Now that was changing.
And she couldn’t escape the feeling it was, to some degree, her fault.
Turn sighed and scrubbed a hand back through her hair. It was getting longer than she liked. She would have to find someone willing to hack it short. That, at least, was something she could do something about.
She took a deep, slow breath and sent her attention back out into the Shadowlands.
It whispered to her. It had since she began to listen to it. Sometimes the whispers were loud, sometimes they were almost too soft to hear, and always they were too muffled and jumbled to make out exactly what they were saying; the Shadowlands didn’t speak with only one voice but with many, some agreeing with each other and some vaguely contradictory. If she couldn’t make out specifics, Turn could at least get the faintest of senses about it all. So she listened, gleaning what she could, trusting that someday, as her hearing improved, she might make out the words themselves.
In its way, it was better than casting the bones, which she still did, though rarely. The Shadowlands were the oldest things in Nicht. They were so far outside of time that time itself meant nothing to them. They might bring her hints of the future.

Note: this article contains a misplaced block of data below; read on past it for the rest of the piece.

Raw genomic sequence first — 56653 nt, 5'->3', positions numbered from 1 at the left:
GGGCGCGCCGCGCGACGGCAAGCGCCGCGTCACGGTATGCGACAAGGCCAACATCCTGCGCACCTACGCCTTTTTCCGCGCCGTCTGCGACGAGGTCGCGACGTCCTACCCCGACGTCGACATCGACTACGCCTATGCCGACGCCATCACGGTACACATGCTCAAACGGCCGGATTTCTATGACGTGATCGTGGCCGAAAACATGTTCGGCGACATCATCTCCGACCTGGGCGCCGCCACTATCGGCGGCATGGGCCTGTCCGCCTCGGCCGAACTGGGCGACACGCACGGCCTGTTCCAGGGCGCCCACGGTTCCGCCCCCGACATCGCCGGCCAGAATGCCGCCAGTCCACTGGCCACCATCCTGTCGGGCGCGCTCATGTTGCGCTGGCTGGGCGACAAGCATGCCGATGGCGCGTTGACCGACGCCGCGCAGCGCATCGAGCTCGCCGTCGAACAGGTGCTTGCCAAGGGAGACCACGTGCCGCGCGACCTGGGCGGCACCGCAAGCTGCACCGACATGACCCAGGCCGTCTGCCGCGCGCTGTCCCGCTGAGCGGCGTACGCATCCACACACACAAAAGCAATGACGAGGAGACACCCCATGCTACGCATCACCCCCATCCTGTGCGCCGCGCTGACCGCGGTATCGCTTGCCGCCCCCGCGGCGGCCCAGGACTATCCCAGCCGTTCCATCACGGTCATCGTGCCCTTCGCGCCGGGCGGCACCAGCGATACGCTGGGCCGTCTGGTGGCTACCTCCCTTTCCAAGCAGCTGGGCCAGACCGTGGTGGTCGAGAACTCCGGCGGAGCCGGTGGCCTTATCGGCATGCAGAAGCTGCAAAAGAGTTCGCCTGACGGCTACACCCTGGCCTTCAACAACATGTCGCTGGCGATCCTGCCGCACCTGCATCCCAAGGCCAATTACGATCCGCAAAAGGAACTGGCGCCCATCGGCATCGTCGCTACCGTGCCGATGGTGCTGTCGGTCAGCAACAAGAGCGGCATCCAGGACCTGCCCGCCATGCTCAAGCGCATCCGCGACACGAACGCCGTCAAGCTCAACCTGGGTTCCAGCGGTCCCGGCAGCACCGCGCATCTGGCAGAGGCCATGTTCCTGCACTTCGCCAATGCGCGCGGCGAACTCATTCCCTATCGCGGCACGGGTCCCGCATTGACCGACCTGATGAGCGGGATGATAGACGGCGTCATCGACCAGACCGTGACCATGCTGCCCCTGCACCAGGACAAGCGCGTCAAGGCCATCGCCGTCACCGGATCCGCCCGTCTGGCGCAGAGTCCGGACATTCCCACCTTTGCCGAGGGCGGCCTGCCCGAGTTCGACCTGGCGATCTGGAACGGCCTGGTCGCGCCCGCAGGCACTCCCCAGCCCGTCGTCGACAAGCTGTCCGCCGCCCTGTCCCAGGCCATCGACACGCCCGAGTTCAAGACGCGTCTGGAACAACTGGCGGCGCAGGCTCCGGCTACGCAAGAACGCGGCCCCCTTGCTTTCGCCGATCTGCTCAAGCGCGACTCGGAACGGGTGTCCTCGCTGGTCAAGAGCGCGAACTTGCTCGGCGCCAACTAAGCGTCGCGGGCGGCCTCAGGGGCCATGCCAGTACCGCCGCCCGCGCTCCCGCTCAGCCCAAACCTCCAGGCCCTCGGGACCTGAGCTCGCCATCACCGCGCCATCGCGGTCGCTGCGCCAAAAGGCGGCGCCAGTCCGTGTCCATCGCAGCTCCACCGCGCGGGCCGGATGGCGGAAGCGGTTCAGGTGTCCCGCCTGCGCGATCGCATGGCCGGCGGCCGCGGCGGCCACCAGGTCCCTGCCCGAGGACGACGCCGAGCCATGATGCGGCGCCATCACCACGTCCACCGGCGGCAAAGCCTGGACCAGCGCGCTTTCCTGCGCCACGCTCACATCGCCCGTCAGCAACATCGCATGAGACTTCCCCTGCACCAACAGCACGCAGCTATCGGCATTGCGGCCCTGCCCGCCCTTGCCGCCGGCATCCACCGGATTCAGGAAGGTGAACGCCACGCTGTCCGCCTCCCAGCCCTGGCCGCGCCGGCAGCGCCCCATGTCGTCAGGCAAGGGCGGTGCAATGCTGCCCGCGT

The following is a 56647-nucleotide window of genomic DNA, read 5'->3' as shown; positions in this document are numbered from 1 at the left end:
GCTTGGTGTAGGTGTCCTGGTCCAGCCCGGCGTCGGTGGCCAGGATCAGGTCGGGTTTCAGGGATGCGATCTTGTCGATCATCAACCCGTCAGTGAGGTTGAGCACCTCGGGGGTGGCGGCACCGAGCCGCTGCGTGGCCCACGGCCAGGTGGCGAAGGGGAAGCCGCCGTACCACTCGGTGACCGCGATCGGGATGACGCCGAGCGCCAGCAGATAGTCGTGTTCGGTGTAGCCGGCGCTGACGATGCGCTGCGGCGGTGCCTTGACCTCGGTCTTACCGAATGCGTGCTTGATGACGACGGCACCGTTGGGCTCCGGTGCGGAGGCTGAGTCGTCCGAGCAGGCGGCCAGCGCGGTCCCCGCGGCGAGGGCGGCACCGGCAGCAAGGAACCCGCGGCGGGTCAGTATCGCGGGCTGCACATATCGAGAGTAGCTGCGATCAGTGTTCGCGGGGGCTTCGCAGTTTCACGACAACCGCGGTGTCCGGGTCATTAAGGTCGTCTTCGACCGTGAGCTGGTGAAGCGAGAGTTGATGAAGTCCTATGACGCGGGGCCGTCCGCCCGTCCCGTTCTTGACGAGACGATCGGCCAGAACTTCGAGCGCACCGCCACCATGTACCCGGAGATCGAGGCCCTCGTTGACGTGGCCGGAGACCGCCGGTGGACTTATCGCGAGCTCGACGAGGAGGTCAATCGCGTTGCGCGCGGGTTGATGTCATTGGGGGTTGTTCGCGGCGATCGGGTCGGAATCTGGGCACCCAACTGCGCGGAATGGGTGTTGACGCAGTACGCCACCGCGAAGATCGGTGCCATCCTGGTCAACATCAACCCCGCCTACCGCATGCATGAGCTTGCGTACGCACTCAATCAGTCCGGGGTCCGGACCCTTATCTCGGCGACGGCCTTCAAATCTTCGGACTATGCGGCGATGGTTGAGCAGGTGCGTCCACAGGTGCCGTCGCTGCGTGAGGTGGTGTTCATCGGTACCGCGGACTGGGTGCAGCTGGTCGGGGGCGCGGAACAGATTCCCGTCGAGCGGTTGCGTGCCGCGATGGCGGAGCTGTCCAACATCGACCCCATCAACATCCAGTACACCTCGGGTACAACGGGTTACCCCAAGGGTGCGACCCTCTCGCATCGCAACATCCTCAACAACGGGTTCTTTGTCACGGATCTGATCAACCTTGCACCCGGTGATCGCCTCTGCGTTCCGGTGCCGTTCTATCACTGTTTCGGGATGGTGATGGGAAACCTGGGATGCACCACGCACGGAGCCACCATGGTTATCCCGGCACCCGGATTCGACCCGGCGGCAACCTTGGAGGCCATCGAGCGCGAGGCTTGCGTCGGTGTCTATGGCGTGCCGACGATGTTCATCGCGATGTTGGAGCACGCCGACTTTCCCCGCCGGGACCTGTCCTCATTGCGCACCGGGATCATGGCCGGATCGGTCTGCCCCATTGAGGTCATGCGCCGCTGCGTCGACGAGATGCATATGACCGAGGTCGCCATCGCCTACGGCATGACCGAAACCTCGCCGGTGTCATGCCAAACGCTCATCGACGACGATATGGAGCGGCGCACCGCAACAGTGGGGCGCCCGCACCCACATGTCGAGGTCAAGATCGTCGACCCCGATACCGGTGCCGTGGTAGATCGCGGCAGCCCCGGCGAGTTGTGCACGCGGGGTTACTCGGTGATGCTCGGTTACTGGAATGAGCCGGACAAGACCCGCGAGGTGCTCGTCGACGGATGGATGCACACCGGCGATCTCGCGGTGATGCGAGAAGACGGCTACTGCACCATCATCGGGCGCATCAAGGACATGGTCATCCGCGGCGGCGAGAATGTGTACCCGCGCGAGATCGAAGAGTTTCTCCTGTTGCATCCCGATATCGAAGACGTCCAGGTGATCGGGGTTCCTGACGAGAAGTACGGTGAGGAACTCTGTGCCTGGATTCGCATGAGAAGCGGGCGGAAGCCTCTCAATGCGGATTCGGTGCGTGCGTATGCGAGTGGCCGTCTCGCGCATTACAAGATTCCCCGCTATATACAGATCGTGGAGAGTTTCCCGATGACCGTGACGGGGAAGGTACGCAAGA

Any hints of the future would be welcome. Any guidance at all. Because the dreams no longer came.
She didn’t want to think the goddess Atropos had abandoned her, after naming her a champion. But sometimes it felt like that.
Anyway, the voices. Though she knew she was getting better at hearing them, they had changed in the last week or so: darker ones now entering the chorus, beginning to drown others out with their noise. Turn knew the origin, and—knowing it—she also knew there wasn’t much to be done about them.
Without meaning to, she turned her head to the west, toward the source of the dark sound. The Mountains of Madness rose up in front of her like a wall, massive to the point of incomprehensibility, jagged and horrible and, in their way, very beautiful as the moon cast milky light across them, throwing their peaks and crags and chasms into sharper relief.